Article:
SPIDER-MAN: HOMECOMING review by Mark Walters – a familiar Marvel icon gets a fresh take

SPIDER-MAN: HOMECOMING review by Mark Walters – a familiar Marvel icon gets a fresh take
spiderman-homecoming-poster4

Click on image to see it full-size.

.

I’ll be honest, despite being a big time comic book fan, and someone who pretty much loves all the Marvel movies (even the flawed ones), I wasn’t terribly excited about getting yet another Spider-Man movie. We already had three Sam Raimi films starring Tobey Maguire, and two Marc Webb films starring Andrew Garfield… that’s FIVE Spidey movies since 2002! And it didn’t help that those last two weren’t terribly strong in their execution, at times feeling like remakes of the Spider-Man movies we had already seen. Then last year, when Tom Holland showed up as Spidey in CAPTAIN AMERICA: CIVIL WAR, and completely stole the show with rather limited screen time, I started to think maybe another reboot could work. But as good as he was, I still just didn’t have much desire to see yet another solo film for the character. Regardless, SPIDER-MAN: HOMECOMING was going to come out, so the question now was whether or not audiences could (once again) get hyped up about seeing everyone’s favorite web-slinger take over the big screen with a new actor in the lead.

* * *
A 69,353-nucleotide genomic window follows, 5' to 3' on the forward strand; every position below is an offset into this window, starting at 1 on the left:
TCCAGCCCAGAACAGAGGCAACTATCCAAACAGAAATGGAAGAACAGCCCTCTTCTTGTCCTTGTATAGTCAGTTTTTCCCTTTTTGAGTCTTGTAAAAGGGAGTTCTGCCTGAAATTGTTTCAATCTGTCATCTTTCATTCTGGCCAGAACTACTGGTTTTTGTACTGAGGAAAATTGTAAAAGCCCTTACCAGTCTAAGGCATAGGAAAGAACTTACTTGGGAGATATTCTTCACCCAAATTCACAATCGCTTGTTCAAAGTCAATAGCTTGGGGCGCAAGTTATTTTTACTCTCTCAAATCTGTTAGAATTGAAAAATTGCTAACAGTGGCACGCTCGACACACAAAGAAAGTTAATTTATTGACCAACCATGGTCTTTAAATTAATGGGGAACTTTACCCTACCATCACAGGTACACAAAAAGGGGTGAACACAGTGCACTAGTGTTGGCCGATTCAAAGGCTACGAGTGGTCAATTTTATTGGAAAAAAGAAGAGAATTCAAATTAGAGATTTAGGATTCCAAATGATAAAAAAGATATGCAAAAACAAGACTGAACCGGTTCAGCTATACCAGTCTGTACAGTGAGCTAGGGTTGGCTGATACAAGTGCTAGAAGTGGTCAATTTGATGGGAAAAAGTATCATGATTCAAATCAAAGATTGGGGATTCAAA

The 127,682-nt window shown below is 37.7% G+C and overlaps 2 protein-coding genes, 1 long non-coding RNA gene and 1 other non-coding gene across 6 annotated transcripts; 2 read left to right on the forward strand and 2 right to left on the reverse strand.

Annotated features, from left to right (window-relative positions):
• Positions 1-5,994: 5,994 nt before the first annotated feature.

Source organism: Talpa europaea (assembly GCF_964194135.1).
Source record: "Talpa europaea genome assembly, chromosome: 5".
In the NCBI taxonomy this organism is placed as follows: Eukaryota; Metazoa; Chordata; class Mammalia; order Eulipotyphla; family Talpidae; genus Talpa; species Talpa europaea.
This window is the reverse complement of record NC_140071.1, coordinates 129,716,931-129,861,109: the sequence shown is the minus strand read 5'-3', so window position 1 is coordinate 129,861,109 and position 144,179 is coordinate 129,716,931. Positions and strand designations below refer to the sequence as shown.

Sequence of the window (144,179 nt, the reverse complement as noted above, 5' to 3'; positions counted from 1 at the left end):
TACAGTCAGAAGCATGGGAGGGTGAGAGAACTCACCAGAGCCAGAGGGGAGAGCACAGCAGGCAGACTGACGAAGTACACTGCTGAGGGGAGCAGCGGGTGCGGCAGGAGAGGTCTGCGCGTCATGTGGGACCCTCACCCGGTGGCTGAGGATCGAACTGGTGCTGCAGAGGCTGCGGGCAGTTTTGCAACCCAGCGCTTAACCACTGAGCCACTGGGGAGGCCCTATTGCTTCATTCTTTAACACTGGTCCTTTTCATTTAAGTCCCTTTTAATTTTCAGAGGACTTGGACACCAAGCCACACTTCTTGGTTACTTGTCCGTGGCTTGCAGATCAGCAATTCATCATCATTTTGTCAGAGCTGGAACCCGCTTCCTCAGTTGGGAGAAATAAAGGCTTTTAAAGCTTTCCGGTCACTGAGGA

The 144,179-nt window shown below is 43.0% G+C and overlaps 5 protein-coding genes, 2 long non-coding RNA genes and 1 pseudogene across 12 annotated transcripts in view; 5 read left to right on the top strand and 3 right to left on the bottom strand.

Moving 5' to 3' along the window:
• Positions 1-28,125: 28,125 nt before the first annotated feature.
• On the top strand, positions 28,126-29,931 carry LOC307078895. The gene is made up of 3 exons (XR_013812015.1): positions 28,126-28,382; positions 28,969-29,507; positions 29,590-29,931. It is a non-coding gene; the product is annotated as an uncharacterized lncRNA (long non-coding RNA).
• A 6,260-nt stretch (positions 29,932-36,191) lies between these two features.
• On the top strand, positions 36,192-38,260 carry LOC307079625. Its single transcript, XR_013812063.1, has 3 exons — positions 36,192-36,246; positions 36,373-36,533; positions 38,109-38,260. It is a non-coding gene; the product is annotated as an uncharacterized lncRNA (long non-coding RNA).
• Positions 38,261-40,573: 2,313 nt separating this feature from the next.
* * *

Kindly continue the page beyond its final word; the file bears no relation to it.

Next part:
The new film opens (several years ago) by introducing us to Adrian Toomes (Michael Keaton), a contractor with a team of fellas picking up the mess left behind in New York after the Avengers fought the Chitauri aliens who were assisting Loki… right from the start, you see this Spider-Man story is very much connected to the other Marvel superhero movies. Toomes is shut down by a new government faction called Damage Control, who insist on taking over since so much of the wreckage has alien technology. Little do they realize Toomes made off with some of his latest haul, and it sparks an idea in him on a new way to make money. Cut to a title card for Marvel, and then a more simple title card that says “A Film By Peter Parker”, which leads into a video blog of Parker (Tom Holland) taking a trip with Tony Stark’s right hand man Happy Hogan (Jon Favreau) to assist in a fight against Captain America and some of the other Avengers… yes, this is a direct tie-in to CAPTAIN AMERICA: CIVIL WAR, but showing things from Peter’s perspective. It’s a very fun way to let the audience know what we’re about to see immediately follows those events, but also show how inexperienced Parker is at being a superhero, and further explains his working relationship with Tony Stark (Robert Downey Jr.), who decides to let him hold on to the suit after the melee. We don’t have to sit through yet another origin story, this Spidey movie pretty much expects you know the origin by now, so we’re just taken directly into Peter being a high school kid who is juggling being Spider-Man on the side. Only now he’s constantly anxious and hoping that Stark will once again call on him for help. This “Friendly Neighborhood Spider-Man” is a bit bored helping little old ladies and stopping bank robbers, until some of those robbers start using weapons with alien tech supplied by Toomes. Turns out Toomes now swoops around with a Vulture-esque flight suit, stealing leftover alien tech (while using alien tech to do it), and even worse selling some of it off to desperate criminals. As Peter tries to balance his friend Ned (Jacob Batalon) learning his secret identity, and his affection for classmate Liz Allen (Laura Harrier), he sees the dangers in what Toomes and his men are doing, and hopes he can get a hand from his Avengers mentor… only Stark always seems to be just a little too busy to reach.